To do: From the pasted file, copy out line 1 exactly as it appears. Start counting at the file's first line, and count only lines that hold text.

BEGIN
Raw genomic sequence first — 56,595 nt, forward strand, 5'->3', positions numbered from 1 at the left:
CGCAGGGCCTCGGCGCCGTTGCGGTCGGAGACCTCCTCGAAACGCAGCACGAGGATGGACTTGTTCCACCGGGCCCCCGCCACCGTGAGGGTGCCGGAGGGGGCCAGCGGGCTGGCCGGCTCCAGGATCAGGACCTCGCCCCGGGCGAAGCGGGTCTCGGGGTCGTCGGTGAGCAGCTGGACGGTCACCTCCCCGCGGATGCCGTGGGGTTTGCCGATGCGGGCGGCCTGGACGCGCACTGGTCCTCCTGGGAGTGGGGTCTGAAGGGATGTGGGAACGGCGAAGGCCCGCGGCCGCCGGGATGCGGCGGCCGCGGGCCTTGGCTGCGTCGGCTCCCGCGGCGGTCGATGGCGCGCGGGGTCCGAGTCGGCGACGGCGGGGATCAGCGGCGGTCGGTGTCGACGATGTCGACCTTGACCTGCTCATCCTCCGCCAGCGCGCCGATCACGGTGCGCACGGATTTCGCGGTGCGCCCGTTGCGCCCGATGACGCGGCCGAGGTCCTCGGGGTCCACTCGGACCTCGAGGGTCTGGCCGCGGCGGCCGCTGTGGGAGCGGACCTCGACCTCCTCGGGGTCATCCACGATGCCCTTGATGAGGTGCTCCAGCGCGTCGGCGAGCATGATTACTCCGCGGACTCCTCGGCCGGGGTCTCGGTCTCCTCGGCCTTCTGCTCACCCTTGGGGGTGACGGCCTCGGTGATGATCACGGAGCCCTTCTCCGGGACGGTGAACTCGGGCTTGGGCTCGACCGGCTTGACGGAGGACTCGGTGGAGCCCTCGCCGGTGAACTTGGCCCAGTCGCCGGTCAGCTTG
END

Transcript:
Raw genomic sequence first — 56,595 nt, forward strand, 5'->3', positions numbered from 1 at the left: